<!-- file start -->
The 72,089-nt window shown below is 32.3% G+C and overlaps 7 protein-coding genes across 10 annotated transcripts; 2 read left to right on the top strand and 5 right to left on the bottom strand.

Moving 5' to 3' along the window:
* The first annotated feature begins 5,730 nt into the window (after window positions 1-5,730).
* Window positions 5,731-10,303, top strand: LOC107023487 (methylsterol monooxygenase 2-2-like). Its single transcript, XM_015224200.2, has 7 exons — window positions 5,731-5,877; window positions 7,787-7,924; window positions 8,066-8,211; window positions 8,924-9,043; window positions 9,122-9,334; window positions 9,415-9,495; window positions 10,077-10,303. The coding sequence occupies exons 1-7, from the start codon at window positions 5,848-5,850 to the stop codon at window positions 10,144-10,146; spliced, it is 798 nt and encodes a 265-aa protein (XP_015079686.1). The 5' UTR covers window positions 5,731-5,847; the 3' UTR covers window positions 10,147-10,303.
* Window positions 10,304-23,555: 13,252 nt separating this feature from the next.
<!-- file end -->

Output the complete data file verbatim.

The 72,089-nt window shown below is 32.3% G+C and overlaps 7 protein-coding genes across 10 annotated transcripts; 2 read left to right on the top strand and 5 right to left on the bottom strand.

Moving 5' to 3' along the window:
* The first annotated feature begins 5,730 nt into the window (after window positions 1-5,730).
* Window positions 5,731-10,303, top strand: LOC107023487 (methylsterol monooxygenase 2-2-like). Its single transcript, XM_015224200.2, has 7 exons — window positions 5,731-5,877; window positions 7,787-7,924; window positions 8,066-8,211; window positions 8,924-9,043; window positions 9,122-9,334; window positions 9,415-9,495; window positions 10,077-10,303. The coding sequence occupies exons 1-7, from the start codon at window positions 5,848-5,850 to the stop codon at window positions 10,144-10,146; spliced, it is 798 nt and encodes a 265-aa protein (XP_015079686.1). The 5' UTR covers window positions 5,731-5,847; the 3' UTR covers window positions 10,147-10,303.
* Window positions 10,304-23,555: 13,252 nt separating this feature from the next.